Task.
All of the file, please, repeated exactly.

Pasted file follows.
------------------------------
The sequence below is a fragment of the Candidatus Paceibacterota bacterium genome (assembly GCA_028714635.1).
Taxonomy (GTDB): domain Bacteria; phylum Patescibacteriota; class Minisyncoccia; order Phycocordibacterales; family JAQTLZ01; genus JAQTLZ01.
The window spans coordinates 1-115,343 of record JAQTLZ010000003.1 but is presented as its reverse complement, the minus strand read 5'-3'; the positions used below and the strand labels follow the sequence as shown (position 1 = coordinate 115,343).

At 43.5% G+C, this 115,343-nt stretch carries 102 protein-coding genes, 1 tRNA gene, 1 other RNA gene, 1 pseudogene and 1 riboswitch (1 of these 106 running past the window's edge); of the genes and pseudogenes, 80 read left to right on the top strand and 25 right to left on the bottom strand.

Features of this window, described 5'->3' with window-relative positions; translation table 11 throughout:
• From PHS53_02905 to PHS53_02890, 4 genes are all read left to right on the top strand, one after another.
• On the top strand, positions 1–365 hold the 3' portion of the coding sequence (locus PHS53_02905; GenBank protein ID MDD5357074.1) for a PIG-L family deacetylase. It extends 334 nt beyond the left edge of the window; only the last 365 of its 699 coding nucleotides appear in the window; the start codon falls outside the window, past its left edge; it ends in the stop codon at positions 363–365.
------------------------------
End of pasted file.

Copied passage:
The sequence below is a fragment of the Candidatus Paceibacterota bacterium genome (assembly GCA_028714635.1).
Taxonomy (GTDB): domain Bacteria; phylum Patescibacteriota; class Minisyncoccia; order Phycocordibacterales; family JAQTLZ01; genus JAQTLZ01.
The window spans coordinates 1-115,343 of record JAQTLZ010000003.1 but is presented as its reverse complement, the minus strand read 5'-3'; the positions used below and the strand labels follow the sequence as shown (position 1 = coordinate 115,343).

At 43.5% G+C, this 115,343-nt stretch carries 102 protein-coding genes, 1 tRNA gene, 1 other RNA gene, 1 pseudogene and 1 riboswitch (1 of these 106 running past the window's edge); of the genes and pseudogenes, 80 read left to right on the top strand and 25 right to left on the bottom strand.

Features of this window, described 5'->3' with window-relative positions; translation table 11 throughout:
• From PHS53_02905 to PHS53_02890, 4 genes are all read left to right on the top strand, one after another.
• On the top strand, positions 1–365 hold the 3' portion of the coding sequence (locus PHS53_02905; GenBank protein ID MDD5357074.1) for a PIG-L family deacetylase. It extends 334 nt beyond the left edge of the window; only the last 365 of its 699 coding nucleotides appear in the window; the start codon falls outside the window, past its left edge; it ends in the stop codon at positions 363–365.